Task 5.2: Assess the political, legal and administrative feasibility of these measures

Lead: 4CMR (5M) with TNO (2M), IPTS (3M), DIW (1M) and ICTSD (3M)

Based on practical experience and theory, identify potential political, legal and administrative constraints to the ‘first-screened list’ of policies identified in 5.1, consider whether these constraints can be surmounted, and outline the situations under which these instruments will perform better or worse. Examples of the types of constraints that will be considered include:

  • Political acceptability for consumers-as-voters: simples ‘bans’ on many (but not all) high-consuming activities or products may for example be plainly unacceptable, (drawing also on interviews under Task 5.2);
  • Political acceptability for industry sectors who would be affected by policy change;
  • Budgetary constraints and the potential for revenue raising (including the use of past experience with comparable policy measures to estimate the scale of the implementation costs involved in their use);
  • The potential for mutual-recognition principles with other existing carbon pricing schemes;
  • Data requirements and verification about actual production and process methods, the legal precedents (such as the tuna-dolphin case), and the relevance (or not) of international inventory and accounting standards (this could include an assessment of how far down the value chain emissions-intensive content of a product would need to be included in border cost-levelling policies);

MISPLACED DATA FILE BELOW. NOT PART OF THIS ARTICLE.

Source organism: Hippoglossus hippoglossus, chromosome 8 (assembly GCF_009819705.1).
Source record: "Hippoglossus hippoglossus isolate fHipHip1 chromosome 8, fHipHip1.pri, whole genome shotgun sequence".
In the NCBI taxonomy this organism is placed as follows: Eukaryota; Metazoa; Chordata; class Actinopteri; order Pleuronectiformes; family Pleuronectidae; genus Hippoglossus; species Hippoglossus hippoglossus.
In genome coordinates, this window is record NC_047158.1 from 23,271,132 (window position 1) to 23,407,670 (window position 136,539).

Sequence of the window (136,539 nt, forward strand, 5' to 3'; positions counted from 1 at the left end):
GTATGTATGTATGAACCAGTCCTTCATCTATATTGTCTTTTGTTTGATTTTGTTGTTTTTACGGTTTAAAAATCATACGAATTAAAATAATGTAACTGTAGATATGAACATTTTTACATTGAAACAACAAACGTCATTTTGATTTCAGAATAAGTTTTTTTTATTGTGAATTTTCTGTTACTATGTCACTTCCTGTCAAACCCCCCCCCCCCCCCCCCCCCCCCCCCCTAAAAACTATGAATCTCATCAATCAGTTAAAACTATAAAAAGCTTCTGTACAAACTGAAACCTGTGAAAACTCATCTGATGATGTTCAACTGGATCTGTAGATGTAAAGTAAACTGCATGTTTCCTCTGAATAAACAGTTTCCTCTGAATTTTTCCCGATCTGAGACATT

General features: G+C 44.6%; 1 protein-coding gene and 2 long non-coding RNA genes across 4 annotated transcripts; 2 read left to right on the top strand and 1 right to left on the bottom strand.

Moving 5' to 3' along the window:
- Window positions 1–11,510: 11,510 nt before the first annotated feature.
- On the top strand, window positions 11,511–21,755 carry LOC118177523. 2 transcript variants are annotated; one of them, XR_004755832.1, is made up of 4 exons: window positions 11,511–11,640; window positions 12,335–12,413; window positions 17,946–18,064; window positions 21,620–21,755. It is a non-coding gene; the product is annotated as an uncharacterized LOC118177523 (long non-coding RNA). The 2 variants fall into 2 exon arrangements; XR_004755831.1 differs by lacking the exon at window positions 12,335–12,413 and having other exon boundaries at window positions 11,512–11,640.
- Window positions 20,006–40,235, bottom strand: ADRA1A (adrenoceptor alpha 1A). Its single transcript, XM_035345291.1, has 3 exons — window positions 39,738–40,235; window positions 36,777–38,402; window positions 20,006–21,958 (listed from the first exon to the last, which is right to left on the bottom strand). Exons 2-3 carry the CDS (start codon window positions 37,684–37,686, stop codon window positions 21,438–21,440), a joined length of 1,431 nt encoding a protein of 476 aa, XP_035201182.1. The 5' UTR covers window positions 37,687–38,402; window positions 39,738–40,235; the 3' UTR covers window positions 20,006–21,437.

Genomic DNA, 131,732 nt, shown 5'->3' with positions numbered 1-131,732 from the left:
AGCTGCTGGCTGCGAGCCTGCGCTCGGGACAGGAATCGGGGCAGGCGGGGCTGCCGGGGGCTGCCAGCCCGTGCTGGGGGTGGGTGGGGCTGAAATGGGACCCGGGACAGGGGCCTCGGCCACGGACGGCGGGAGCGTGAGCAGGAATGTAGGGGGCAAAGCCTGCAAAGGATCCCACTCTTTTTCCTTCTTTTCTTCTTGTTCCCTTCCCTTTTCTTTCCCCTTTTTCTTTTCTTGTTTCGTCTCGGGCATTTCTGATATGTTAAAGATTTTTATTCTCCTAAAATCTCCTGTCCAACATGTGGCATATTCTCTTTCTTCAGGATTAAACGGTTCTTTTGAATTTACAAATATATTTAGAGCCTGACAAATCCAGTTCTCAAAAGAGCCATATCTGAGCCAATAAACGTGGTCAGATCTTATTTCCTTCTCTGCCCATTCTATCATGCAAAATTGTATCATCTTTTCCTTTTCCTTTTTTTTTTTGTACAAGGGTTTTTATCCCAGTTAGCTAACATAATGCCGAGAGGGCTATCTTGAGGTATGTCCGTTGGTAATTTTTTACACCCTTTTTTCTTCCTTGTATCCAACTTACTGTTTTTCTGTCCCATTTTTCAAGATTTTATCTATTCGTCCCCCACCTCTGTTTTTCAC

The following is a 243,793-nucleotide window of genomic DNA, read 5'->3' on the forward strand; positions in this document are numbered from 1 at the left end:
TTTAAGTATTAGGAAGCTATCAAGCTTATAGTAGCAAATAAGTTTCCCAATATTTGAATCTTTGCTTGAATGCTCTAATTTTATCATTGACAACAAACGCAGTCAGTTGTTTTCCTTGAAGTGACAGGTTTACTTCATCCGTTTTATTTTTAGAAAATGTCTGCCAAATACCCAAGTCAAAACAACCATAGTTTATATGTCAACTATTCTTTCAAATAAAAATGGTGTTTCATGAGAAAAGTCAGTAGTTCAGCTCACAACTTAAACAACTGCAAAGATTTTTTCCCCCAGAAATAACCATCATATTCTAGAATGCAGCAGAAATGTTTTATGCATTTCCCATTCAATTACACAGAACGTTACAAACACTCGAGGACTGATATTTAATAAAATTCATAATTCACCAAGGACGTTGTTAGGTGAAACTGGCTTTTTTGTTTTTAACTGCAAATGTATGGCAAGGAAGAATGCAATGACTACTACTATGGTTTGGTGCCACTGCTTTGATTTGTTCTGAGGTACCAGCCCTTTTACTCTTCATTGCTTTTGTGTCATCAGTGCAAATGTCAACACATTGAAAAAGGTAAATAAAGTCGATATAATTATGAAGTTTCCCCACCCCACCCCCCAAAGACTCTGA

• The implications of different approaches in the accounting for electricity-related emissions and the potential for more sophisticated approaches (e.g. EXIOBASE MRIO which breaks down electricity generation into 12 different generator types for the 43 countries) that do not simply attribute grid average carbon intensities thus enabling, for, for example, consumer choices over electricity provider;
  • Benchmarking requirements and the potential for the consumption based accounting models (reviewed in WP4) to deliver suitable benchmarking data of an appropriate resolution;
  • The likely performance of policies when applied with climate (and other) policies currently in place or being put in place from 2015 onwards;
  • More specific legal and policy concerns such as compatibility with WTO National Treatment and Most Favoured Nation principles, the inclusion of importers into the EU ETS (under Article 10b of the Emissions Trading Directive), and the distinction between products based on origins (which would only be feasible with GATT Article 20 exemptions or an overriding multilateral agreement);

This will lead to a ‘second-screened’ matrix of measures for quantified evaluation.


Task 5.3: Estimate response functions for consumers and businesses and WP5 final reporting

Lead DIW (6M) with 4CMR (8M), SERI (5M) and ICTSD (1M)

This task will estimate the consumer and business response to the screened set of demand-side tools. This requires estimating consumers’ willingness to adopt lower-carbon like-for-like products or substitutes and/or reduce consumption. Overlaps or complementarities between policies will be outlined. This task inevitably will interact strongly with Task 6.3, where from the perspective of concrete, promising improvement options barriers for diffusion are analysed. Ideally the policies developed in WP5 must overcome such barriers by enhancing the response functions for consumers and businesses.